opportunities and risks arising from over- or underachievement simultaneously improved both availability and internal logistics.
of contractually agreed savings. The calculation can take the form Successful companies prevent the loss of operating performance
of a bonus/penalty system. Alternatively, any savings above and by taking simple but fundamental decisions. They begin by
beyond the contractually agreed amount can be split between deciding which links in the value chain must remain in-house
supplier and customer based on a predeﬁned factor. because they are extremely important to operating performance
in the company's core business activities, and because they can
Necessary investments (such as the purchase of old systems, be performed economically. An impartial examination of the
investments to streamline operations, and metering and measuring remaining processes should then assess how outsourcing them
systems) are borne either by the facility manager itself, the to reliable, capable suppliers would impact costs.
customer (as in the past) or a leasing company. In many cases, the
provider has to take on some or all of the industrial company's Step two is to invite bids for functional or detailed operator
existing operating personnel. In other cases it is obliged to join models. Bids for functional models are advisable where providers
with the customer ﬁrm to launch a joint venture company, which are expected to develop innovative operator models.
then becomes a "factory within a factory". The level of ﬁnancial
commitment by the facility manager plays a major role in Most decisions for or against a particular bid are based primarily
determining the duration of operator contracts. Most contracts on cost issues. Frequently, companies do little more than compare
run for 24 or 36 months. the bottom line of solicited bids with their own marginal costs.
At ﬁrst glance, that may appear a sensible policy. It nevertheless
The operating services provided by the factory in the factory can says very little about whether a given model can thoroughly
be billed in the form of traditional hourly rates, etc. Alternatively, optimize support processes or how it might affect core processes.
payment can be linked to technical availability ("pay on
availability") and/or to units provided (kWh, kilometers, tonnage,
etc.). The latter option is known as the "pay on production" model.
36 | Industrial facility management
Many facility service providers offer knock-down prices simply Selecting suitable service providers is the main activity in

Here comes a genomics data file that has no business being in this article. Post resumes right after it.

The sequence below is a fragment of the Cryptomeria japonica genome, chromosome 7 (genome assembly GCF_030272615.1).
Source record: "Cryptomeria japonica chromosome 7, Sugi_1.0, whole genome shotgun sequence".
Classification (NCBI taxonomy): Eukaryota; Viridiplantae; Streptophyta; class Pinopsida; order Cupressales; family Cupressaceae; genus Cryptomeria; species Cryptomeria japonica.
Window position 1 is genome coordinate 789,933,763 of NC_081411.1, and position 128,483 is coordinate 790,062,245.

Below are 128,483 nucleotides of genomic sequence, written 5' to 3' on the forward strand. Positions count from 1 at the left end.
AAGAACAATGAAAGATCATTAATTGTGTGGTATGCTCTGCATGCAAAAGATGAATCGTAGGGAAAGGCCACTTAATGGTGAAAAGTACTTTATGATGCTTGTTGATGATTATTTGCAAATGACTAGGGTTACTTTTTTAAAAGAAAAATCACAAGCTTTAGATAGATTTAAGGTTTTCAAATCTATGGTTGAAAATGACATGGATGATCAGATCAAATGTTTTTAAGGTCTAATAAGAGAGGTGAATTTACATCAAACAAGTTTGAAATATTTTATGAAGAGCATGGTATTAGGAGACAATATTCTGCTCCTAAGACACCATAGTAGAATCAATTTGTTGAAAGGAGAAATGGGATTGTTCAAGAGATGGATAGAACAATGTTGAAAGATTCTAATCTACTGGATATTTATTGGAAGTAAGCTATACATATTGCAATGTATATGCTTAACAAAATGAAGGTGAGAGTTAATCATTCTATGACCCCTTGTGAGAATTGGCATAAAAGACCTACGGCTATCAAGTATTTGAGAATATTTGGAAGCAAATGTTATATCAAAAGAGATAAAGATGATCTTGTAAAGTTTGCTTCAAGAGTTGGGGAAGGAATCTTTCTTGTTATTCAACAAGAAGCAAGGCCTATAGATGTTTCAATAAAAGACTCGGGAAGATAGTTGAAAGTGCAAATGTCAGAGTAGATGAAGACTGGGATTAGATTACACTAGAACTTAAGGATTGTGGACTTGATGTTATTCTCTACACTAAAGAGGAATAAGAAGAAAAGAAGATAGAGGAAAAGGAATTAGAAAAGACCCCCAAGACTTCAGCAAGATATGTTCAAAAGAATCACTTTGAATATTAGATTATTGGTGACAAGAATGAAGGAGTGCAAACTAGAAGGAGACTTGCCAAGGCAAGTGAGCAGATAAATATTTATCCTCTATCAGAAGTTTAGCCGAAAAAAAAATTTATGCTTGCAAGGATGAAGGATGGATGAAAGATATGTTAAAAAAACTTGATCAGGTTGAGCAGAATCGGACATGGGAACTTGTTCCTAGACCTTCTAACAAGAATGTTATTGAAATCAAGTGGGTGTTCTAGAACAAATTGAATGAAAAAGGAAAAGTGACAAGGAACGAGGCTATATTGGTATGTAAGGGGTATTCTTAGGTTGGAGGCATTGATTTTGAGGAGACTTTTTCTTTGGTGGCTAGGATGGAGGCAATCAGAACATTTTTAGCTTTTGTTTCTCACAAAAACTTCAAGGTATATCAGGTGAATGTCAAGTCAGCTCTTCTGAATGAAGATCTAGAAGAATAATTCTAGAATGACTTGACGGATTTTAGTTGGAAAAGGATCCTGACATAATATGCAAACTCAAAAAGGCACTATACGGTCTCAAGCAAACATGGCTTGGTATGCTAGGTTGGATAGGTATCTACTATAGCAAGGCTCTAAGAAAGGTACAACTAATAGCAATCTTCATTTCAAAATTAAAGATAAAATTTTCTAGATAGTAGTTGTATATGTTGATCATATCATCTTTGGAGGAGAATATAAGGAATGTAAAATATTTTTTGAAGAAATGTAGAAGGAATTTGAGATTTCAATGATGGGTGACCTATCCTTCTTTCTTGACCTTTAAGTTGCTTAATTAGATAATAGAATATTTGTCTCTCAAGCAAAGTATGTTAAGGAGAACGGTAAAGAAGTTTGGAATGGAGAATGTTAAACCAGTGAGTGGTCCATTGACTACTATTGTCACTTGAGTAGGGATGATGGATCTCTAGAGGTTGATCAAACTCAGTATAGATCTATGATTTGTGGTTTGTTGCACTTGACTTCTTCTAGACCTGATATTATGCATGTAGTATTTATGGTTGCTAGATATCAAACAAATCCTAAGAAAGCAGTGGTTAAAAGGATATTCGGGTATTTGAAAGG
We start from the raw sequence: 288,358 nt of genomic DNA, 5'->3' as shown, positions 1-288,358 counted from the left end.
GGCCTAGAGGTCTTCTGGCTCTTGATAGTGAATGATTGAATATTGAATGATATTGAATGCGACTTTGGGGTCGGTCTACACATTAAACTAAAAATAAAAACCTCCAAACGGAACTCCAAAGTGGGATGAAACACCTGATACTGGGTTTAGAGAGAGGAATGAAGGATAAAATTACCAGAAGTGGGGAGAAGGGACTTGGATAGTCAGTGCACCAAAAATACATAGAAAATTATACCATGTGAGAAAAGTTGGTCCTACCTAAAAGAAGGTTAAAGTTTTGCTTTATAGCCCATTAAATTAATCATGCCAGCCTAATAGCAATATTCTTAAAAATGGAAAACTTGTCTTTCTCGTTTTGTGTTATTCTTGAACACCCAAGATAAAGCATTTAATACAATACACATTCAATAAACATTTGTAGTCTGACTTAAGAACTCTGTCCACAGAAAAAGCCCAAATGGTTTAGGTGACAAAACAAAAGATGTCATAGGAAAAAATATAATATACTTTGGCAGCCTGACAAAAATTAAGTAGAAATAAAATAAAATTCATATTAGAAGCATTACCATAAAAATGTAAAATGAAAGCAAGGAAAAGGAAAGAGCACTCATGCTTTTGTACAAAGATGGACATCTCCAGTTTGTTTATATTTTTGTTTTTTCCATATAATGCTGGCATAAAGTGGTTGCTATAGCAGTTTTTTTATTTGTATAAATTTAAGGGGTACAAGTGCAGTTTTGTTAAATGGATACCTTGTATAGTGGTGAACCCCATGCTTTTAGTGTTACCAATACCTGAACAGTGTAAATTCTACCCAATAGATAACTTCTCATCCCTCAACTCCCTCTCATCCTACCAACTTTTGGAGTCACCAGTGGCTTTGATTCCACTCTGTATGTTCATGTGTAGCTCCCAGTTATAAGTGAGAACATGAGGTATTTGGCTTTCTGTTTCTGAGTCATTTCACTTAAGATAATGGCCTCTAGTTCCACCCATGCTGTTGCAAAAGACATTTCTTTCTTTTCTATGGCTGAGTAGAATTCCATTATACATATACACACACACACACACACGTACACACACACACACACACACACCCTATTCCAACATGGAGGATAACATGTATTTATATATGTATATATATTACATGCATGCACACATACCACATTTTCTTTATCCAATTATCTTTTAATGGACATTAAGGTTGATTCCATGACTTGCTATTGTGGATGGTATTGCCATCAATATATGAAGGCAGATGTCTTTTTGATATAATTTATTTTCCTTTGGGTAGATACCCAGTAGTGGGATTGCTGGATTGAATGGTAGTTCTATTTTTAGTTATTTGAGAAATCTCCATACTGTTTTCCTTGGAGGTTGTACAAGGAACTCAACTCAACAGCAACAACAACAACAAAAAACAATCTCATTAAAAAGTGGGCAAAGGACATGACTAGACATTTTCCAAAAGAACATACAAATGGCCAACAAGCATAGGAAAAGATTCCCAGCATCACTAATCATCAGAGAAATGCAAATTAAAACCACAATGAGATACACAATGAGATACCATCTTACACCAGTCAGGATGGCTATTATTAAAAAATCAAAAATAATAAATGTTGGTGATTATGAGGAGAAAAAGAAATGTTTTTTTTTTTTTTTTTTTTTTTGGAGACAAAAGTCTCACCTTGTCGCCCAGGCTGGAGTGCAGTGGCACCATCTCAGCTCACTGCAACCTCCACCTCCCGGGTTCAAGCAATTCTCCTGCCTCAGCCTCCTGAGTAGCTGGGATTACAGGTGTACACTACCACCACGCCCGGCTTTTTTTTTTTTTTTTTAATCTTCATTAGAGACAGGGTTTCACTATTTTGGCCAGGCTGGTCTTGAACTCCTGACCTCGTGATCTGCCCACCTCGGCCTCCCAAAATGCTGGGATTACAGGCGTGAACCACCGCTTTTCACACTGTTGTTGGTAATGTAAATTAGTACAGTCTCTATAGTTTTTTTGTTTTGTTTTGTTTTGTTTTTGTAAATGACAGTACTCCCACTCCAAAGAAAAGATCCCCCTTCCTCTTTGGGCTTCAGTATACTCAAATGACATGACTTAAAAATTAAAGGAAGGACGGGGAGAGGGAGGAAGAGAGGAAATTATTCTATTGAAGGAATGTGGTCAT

to get a foot in the door, so to speak. They hope that, once the step three. From the point of view of the industrial companies,
customer no longer has service capacity available in-house, they providers must satisfy four criteria:
will be able to dictate price levels or sell add-on services as well.
Other providers price themselves out of the market because their > Operating expertise: Obviously, the facility manager must have
bids take account of existing performance speciﬁcations but ignore sufﬁcient knowledge and expertise to cope with the targeted
the potential for optimization. Moreover, internal marginal costs level of technology and the planned volumes. As the sole
are utterly unsuitable as a benchmark parameter. When making provider, it must also be able to reduce complexity at each
long-term strategic decisions about whether to keep services in- location.
house or outsource them, it makes far more sense to focus on the
total cost of service provision. > Cost structures: More importantly – before a provider is even
Internal service providers who are not keen on outsourcing often invited to bid – the company must know whether the supplier's
emphasize the importance of support processes to the company's structural costs, logistics systems (i.e. its ability to deliver
core processes. But many do this to justify their own "operator punctually and reliably) and quality standards meet the
model". Opaque internal cost structures make it difﬁcult to customer's expectations.
compare costs, because people and resources from core areas also
have a hand in providing support services. People simply make use > Stability: It is usual for the customer to want to select one
of storage facilities, vehicles, tools or staff capacity that is actually supplier as the sole provider at a later stage. Accordingly, it is
intended for support processes. not a good idea to pick very poorly ﬁnanced companies with a
We are not advocating that people get into ﬁghts about who should substandard earnings position and well-resourced "parents" to